Unless you choose one of the six ways to go to medical school for free, chances are you will be financing your medical school education with a combination of loans, scholarships, grants, and private funds. In other words you’re covering the cost of medical school with your own money!
This article focuses on the different types of medical school loans available to you.
For the rundown medical school scholarships and grants, check out Part 3 of this series.
Medical School Loans
The most widely available loans are Stafford loans, Perkins loans, Grad PLUS loan, Private loans, and loans from individual schools (Institutional Loans). Each loan has unique attributes that you need to understand before you sign your name on the dotted line.
The Stafford loan is a fixed-rate loan that comes in multiple forms, each with different terms and conditions. You can get a Stafford Loan directly from the Federal Government (the Direct Stafford Loan), or indirectly through your medical school (the Indirect Stafford loan). Both the Direct Stafford Loan and Indirect Stafford loan allow you to borrow a maximum of $20,500 per year, and $240,000 for your entire medical education.
If you can prove financial need, you may be eligible for the Subsidized Stafford Loan. With this loan, the interest that accrues while you attend medical school and during determent periods is paid for by the government. The Subsidized Stafford Loan is “free money” while you’re enrolled in medical school.
For more information about the Direct, Indirect, Subsidized and Unsubsidized Stafford loans, read: “The Stafford Loans.”
The Perkins loan is a low interest rate (5 percent) loan subsidized by the federal government. The Perkins Loan allows you to borrow up to $6,000 per year, maximum $40,000. This loan is an attractive option because you don’t pay for any interest while you are enrolled, and the interest rate is quite low to begin with (5 percent).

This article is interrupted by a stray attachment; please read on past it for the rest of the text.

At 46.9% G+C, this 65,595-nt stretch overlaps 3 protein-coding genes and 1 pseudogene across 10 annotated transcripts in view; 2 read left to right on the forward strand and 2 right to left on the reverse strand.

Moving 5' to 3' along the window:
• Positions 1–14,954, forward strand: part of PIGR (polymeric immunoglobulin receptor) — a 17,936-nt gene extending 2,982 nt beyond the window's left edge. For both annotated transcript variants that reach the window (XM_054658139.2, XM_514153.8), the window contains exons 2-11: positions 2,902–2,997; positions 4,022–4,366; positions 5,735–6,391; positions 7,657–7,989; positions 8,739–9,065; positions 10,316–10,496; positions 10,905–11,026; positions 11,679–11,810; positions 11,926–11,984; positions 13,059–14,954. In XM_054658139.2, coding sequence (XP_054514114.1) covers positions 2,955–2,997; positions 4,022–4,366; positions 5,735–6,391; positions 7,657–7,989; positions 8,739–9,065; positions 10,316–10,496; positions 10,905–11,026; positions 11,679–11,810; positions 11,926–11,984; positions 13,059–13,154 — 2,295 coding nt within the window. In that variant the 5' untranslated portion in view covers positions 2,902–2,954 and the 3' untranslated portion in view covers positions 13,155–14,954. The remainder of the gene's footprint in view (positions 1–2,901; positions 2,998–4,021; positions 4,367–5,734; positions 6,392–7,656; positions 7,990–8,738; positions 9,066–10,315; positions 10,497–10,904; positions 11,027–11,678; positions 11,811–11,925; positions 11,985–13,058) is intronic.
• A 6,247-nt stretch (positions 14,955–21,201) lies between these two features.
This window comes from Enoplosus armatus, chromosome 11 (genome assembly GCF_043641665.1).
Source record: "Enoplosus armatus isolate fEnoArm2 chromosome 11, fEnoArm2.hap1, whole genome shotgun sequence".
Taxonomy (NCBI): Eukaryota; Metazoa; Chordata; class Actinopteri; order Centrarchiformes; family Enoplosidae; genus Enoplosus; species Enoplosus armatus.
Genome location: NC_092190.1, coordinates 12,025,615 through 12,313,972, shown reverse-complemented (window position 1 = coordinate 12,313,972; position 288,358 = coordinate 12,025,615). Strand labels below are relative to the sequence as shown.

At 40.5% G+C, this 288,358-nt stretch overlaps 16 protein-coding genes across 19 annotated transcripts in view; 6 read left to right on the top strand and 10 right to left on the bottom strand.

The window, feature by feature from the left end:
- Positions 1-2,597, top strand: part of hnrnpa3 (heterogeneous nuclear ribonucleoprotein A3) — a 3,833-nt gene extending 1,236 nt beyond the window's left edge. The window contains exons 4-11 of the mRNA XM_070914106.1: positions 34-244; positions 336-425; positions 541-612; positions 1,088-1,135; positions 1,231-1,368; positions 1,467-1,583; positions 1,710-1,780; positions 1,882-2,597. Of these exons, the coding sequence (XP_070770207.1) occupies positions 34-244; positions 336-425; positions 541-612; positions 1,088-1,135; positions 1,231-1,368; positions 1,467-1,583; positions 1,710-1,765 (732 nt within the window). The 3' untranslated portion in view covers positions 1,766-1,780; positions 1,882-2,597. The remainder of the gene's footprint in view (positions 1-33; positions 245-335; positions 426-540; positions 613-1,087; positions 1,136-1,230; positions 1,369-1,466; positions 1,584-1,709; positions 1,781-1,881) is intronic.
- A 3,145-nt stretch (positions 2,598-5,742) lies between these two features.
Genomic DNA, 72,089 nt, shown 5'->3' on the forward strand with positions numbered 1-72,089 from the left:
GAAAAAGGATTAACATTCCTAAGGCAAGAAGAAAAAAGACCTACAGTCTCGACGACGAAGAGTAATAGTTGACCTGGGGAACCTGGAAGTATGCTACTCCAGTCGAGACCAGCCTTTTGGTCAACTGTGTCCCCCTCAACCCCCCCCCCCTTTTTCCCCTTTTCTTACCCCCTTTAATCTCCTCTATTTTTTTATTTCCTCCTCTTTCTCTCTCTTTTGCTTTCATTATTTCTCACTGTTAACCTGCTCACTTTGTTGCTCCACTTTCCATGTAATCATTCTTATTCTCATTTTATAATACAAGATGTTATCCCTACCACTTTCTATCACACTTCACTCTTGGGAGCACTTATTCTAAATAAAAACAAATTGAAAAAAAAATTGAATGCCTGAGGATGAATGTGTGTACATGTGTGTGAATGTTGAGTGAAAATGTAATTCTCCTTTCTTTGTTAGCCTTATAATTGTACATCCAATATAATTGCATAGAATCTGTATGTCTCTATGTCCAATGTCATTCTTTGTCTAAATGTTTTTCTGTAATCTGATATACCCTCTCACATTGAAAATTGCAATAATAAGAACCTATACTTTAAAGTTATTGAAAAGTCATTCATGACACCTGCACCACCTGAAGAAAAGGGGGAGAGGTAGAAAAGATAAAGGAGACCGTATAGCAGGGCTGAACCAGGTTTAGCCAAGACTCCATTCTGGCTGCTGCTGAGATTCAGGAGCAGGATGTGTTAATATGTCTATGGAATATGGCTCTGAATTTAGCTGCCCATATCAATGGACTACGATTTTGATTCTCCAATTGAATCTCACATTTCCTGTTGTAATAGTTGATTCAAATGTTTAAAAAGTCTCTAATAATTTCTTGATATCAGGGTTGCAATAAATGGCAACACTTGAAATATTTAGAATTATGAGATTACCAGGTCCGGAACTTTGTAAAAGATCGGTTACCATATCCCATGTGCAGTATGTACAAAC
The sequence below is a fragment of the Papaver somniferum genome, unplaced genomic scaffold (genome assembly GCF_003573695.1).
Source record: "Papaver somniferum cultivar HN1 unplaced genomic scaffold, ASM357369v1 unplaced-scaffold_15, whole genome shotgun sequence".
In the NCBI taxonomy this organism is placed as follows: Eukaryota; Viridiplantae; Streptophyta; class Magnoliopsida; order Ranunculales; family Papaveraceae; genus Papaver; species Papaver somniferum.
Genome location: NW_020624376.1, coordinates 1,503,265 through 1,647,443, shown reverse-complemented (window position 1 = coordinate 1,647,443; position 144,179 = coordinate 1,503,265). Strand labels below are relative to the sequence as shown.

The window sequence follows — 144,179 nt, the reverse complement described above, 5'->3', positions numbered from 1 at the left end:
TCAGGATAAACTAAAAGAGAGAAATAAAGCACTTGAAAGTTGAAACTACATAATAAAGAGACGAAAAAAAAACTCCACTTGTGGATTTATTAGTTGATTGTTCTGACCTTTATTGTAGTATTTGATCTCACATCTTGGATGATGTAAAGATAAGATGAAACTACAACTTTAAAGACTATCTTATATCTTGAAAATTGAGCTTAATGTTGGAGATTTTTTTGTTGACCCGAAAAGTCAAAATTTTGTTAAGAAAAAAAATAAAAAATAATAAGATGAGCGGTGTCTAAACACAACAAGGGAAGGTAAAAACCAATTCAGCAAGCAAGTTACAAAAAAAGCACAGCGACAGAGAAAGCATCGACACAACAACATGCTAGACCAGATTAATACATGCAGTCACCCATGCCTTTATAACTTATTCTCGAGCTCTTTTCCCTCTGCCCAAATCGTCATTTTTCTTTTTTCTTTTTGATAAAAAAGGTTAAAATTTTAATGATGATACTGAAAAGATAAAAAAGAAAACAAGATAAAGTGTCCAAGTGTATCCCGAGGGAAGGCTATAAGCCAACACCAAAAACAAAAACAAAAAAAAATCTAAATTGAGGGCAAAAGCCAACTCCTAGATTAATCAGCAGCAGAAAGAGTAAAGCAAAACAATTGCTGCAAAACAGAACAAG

Keep in mind that you can only borrow a total of $40,000 with the Perkins loan, so you will have to find additional loans to pay for expenses the Perkins loan does not cover.
Check out “The Perkins Loan” for more information.
Graduate PLUS Loans
The Graduate PLUS Loans are supplementary loans intended to fill in any financial gaps remaining after you have taken out other loans.
Graduate PLUS Loans can loan to you the cost of your medical school education plus expenses, MINUS other financial aid you have received.
Read “The Graduate PLUS Loans” for more information.
Institutional Loans are loans issued by individual medical schools that aren’t supported or subsidized by the Federal Government.
The terms and conditions for these loans vary from school-to-school, so you will have to personally compare and contrast the terms and conditions to these loans to the more common loans.
You will likely find that these loans are more expensive – higher interest rates and a faster repayment schedule.
If a combination of the above loans doesn’t cover all of your expenses, you can take out a loan from a private bank.
Loans from private banks have varying terms and conditions that you will need to personally research. Like institutional loans, you will likely find that these loans are more expensive – higher interest rates and a faster repayment schedule.
How to get medical school loans
So, how do you actually get the money into your bank account?
First, you need to get accepted to medical school. After you’re accepted, you have to fill out the Free Application For Federal Student Aid (FAFSA).
After you receive the results from your FAFSA, you complete the financial aid application for your medical school.
You will then receive a “financial aid award letter” from your school. This letter tells you what kind of scholarships and loans are available to you. Some students are offered scholarships and loans, but most students are offered only a package of loans.
Using the information from the financial award letter, calculate which combination of loans and scholarships will cover your expenses. Your med school will give you an “estimated expenses” figure to guide your next move.
After you know which assortment of aid you want to use, you fill out the various applications required for each loan and submit the applications.
Fill out the loan applications carefully, send them in, and wait for a response. Now you’re done!
The alternative ways to pay for medical school
There are alternatives you should consider if you don’t want to pay for medical school at all. Check out my free report “How to Go to Medical School For Free.” You’ll learn what you can do to become a doctor for free.
Much like the different med school loans, each of the six ways to go for free has varying requirements, terms, and conditions. Read “How to Go to Medical School For Free” to learn whether any of these methods appeal to you.